Income taxes and VISAs for pensioners


My wife and I may be coming to Buenos Aires for a year or more for her work. I’m retired, have a pension and SS from the US. We might even consider staying longer.

I read that Argentina does not tax pension income. A pensioner must pay income taxes if he gets a job or earns additional income from another source within Argentina.

Is a pensioner taxed only on the additional income from a job or other source within Argentina?

Or, if a pensioner earns additional income, is he taxed on additional income and also the pension?

And this is a little confusing to me: A foreign national who has a pension of at least [ARS 30,000, this minimum obviously changes], may be eligible to apply for a temporary resident visa. The visa has a validity of 1 year, renewable up to 3 years. After that, the resident may apply for permanent residency. After two years of permanent residency, the resident will be eligible for citizenship.

This appears to imply the pensioner tax exemption is temporary, not indefinite.

Does “...renewable up to 3 years ...” mean that a pensioner must eventually become a permanent resident to remain?

And pay taxes on their pension?

Eventually paying as much as 35% taxes on a pension & US Social Security?


My wife and I too are US citizens who are been living in BA for three years now (since July of 2016), and believe it or not, I still have many of the same questions you asked in your post.

The accountant of an Argentine friend does our taxes here but I am not sure he really knows enough about tax law related to foreigners. My wife started receiving SS in August of 2017. Last year he told me that she had not earned enough in 2017 to have to report those benefits as income for 2017. Just a few weeks ago I asked him if we needed to report her full year 2018 SS benefits on our 2018 taxes and he told me that because we are not "monotributistas," that income did not need to be reported. Maybe he is assuming those benefits do not reach the income threshold for us to be considered "monotributistas," so there is no need to report them as income.Those two answers seem contradictory so I still don't know the answer to the question of whether or not we have to report her SS as income. By the way, we do not have regular pensions, just private retirement accounts in the US, so that's why I haven't mentioned anything about paying taxes on pensions. We have just applied for permanent residency, and my understanding is that once you have permanent residency, you will be taxed on not only your income and assets here, but anywhere in the world, just like Argentinian citizens. But I may be wrong.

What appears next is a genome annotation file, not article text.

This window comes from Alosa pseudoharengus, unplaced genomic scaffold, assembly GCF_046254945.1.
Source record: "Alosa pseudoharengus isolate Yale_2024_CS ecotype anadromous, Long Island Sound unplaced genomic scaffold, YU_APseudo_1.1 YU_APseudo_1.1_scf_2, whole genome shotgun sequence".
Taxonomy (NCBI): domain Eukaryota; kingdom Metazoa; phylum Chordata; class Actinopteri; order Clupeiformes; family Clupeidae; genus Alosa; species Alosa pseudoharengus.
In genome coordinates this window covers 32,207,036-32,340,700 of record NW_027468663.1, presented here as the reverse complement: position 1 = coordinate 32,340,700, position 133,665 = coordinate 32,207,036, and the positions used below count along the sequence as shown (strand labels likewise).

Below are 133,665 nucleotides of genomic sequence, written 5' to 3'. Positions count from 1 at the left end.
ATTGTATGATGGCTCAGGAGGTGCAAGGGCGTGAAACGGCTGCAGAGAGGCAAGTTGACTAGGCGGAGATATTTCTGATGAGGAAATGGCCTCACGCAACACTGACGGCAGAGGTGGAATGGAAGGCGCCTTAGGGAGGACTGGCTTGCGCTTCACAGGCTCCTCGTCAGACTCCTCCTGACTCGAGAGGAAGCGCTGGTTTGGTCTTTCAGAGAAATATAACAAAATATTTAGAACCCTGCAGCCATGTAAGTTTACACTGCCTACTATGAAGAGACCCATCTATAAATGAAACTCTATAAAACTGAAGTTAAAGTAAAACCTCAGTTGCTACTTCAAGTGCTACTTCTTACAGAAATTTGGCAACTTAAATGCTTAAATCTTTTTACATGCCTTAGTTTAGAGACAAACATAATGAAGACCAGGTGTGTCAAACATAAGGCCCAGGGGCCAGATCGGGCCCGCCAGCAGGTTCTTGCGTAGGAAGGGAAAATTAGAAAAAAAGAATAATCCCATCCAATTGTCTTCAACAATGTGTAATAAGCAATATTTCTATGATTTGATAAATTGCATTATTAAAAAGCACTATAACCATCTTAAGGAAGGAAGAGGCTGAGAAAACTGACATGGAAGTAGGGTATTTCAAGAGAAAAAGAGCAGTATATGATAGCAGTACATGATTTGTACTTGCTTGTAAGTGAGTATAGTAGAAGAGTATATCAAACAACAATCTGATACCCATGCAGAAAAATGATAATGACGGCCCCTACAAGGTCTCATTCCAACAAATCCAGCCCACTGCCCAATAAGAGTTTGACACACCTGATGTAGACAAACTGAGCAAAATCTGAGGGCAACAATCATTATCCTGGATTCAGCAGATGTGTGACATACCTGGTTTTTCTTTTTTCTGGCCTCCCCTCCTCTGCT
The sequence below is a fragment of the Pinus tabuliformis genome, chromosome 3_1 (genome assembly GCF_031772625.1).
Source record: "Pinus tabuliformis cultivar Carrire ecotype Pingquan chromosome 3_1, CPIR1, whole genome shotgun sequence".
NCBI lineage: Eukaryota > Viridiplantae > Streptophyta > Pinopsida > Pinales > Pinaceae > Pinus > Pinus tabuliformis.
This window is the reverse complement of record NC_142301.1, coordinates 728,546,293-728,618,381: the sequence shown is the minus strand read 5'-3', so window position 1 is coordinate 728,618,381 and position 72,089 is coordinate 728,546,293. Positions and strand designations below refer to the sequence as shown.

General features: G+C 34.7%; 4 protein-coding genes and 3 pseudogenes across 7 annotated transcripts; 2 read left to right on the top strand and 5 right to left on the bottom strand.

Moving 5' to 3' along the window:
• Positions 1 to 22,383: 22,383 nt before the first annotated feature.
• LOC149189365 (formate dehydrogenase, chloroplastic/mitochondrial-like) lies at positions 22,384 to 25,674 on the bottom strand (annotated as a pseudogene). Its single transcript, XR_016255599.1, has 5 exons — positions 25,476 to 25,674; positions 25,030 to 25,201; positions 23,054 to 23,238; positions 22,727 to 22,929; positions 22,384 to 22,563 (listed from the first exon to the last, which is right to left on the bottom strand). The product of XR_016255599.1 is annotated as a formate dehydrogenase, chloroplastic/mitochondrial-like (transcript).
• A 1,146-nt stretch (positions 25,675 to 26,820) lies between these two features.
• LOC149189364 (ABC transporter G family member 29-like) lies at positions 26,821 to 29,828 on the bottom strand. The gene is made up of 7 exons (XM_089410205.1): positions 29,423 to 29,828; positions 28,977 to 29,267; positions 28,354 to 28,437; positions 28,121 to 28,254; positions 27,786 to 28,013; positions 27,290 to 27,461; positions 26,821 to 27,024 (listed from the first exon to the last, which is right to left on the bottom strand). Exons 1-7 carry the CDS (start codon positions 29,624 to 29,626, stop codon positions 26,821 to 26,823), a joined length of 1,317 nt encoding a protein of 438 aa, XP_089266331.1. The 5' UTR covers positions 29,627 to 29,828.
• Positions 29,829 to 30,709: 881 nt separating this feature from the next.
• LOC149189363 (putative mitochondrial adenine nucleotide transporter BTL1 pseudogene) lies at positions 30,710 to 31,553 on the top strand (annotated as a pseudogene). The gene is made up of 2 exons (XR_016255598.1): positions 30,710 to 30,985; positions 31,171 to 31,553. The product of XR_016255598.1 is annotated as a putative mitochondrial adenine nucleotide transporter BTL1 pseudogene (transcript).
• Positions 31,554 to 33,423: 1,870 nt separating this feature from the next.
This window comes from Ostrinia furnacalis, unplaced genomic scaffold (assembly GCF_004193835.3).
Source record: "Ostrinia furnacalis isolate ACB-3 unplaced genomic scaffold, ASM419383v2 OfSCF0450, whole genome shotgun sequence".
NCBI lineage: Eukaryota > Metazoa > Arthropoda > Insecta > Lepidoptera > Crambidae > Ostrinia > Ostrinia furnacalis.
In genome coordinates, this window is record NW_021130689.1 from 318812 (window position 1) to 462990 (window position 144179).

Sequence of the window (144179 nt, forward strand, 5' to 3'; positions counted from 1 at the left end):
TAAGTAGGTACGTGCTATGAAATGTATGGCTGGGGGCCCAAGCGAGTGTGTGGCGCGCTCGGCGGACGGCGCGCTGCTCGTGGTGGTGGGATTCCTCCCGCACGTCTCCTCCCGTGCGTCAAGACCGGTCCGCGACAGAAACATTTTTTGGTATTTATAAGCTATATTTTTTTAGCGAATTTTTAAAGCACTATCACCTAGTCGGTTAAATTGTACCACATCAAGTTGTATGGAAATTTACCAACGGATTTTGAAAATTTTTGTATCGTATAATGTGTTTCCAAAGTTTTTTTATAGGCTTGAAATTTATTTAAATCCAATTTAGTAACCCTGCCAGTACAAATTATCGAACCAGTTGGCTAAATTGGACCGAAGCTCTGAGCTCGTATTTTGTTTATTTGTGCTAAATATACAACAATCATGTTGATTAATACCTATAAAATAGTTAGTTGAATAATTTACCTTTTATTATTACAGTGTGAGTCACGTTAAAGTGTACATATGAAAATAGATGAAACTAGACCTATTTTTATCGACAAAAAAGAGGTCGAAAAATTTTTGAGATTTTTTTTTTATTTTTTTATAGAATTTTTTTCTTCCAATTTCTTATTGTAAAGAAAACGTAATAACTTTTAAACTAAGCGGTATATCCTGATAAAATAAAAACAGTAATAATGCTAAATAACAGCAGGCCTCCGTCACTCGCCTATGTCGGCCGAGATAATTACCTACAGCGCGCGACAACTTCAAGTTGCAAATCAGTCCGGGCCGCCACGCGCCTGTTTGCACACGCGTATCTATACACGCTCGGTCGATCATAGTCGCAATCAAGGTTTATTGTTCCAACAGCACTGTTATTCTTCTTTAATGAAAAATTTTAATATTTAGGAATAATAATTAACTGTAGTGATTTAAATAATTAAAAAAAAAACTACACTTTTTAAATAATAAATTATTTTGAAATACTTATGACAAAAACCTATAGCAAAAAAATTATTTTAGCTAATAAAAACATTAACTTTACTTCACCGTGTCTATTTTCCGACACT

I realize I have probably confused you even more, so sorry.

If any one knows the name of a good international tax attorney here, I would appreciate it. A few years ago I got one from Michael Koh, but I no longer have that name.
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Thanks all. I really appreciate the suggestions and experiences. Our experience is all visas are confusinig until you’ve done them. Our planned schedule in Buenos Aires by coincidence is almost evenly divided over two calendar years and with travel each would be less than 183 days, giving us plenty of time to see how to proceed then. Now we’ll check with an Argentina embassy in advance and probably apply for visas.

Thank again. This has been a good place to start.